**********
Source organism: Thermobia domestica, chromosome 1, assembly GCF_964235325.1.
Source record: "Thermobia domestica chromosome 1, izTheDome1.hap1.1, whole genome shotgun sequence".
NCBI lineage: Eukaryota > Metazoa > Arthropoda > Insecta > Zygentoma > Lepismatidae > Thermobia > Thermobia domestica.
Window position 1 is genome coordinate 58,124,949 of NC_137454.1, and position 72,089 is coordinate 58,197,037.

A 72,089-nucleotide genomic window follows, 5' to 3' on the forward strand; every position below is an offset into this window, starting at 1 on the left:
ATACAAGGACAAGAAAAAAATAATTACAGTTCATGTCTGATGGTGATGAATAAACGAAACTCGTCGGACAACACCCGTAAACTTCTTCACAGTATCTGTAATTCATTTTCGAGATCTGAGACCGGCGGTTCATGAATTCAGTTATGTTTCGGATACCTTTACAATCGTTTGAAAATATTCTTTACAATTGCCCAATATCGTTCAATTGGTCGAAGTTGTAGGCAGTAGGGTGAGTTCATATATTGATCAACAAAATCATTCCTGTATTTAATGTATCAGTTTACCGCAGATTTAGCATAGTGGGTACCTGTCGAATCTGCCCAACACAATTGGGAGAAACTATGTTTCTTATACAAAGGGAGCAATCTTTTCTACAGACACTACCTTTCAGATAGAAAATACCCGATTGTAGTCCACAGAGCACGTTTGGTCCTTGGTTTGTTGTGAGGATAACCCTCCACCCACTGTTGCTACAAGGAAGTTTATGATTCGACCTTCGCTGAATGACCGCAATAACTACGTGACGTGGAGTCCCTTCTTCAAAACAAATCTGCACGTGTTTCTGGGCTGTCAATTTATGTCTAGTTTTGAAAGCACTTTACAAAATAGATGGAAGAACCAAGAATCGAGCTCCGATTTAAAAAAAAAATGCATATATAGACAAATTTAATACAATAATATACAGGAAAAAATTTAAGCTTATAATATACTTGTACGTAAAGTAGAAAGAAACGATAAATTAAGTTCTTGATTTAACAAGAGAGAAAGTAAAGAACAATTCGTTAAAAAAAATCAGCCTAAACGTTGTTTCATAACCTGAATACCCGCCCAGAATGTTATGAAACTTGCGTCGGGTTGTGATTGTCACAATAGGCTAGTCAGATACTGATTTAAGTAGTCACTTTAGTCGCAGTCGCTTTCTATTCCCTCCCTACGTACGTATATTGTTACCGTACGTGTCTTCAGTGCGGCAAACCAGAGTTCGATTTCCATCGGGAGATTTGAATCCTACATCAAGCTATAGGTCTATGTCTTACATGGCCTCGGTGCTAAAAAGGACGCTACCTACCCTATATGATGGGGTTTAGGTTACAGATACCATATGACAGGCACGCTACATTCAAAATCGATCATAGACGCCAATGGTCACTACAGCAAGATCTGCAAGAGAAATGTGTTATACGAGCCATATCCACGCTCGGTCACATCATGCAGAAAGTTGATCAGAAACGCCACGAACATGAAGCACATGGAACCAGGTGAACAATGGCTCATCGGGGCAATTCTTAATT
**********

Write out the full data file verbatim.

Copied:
Source organism: Thermobia domestica, chromosome 1, assembly GCF_964235325.1.
Source record: "Thermobia domestica chromosome 1, izTheDome1.hap1.1, whole genome shotgun sequence".
NCBI lineage: Eukaryota > Metazoa > Arthropoda > Insecta > Zygentoma > Lepismatidae > Thermobia > Thermobia domestica.
Window position 1 is genome coordinate 58,124,949 of NC_137454.1, and position 72,089 is coordinate 58,197,037.

A 72,089-nucleotide genomic window follows, 5' to 3' on the forward strand; every position below is an offset into this window, starting at 1 on the left:
ATACAAGGACAAGAAAAAAATAATTACAGTTCATGTCTGATGGTGATGAATAAACGAAACTCGTCGGACAACACCCGTAAACTTCTTCACAGTATCTGTAATTCATTTTCGAGATCTGAGACCGGCGGTTCATGAATTCAGTTATGTTTCGGATACCTTTACAATCGTTTGAAAATATTCTTTACAATTGCCCAATATCGTTCAATTGGTCGAAGTTGTAGGCAGTAGGGTGAGTTCATATATTGATCAACAAAATCATTCCTGTATTTAATGTATCAGTTTACCGCAGATTTAGCATAGTGGGTACCTGTCGAATCTGCCCAACACAATTGGGAGAAACTATGTTTCTTATACAAAGGGAGCAATCTTTTCTACAGACACTACCTTTCAGATAGAAAATACCCGATTGTAGTCCACAGAGCACGTTTGGTCCTTGGTTTGTTGTGAGGATAACCCTCCACCCACTGTTGCTACAAGGAAGTTTATGATTCGACCTTCGCTGAATGACCGCAATAACTACGTGACGTGGAGTCCCTTCTTCAAAACAAATCTGCACGTGTTTCTGGGCTGTCAATTTATGTCTAGTTTTGAAAGCACTTTACAAAATAGATGGAAGAACCAAGAATCGAGCTCCGATTTAAAAAAAAAATGCATATATAGACAAATTTAATACAATAATATACAGGAAAAAATTTAAGCTTATAATATACTTGTACGTAAAGTAGAAAGAAACGATAAATTAAGTTCTTGATTTAACAAGAGAGAAAGTAAAGAACAATTCGTTAAAAAAAATCAGCCTAAACGTTGTTTCATAACCTGAATACCCGCCCAGAATGTTATGAAACTTGCGTCGGGTTGTGATTGTCACAATAGGCTAGTCAGATACTGATTTAAGTAGTCACTTTAGTCGCAGTCGCTTTCTATTCCCTCCCTACGTACGTATATTGTTACCGTACGTGTCTTCAGTGCGGCAAACCAGAGTTCGATTTCCATCGGGAGATTTGAATCCTACATCAAGCTATAGGTCTATGTCTTACATGGCCTCGGTGCTAAAAAGGACGCTACCTACCCTATATGATGGGGTTTAGGTTACAGATACCATATGACAGGCACGCTACATTCAAAATCGATCATAGACGCCAATGGTCACTACAGCAAGATCTGCAAGAGAAATGTGTTATACGAGCCATATCCACGCTCGGTCACATCATGCAGAAAGTTGATCAGAAACGCCACGAACATGAAGCACATGGAACCAGGTGAACAATGGCTCATCGGGGCAATTCTTAATT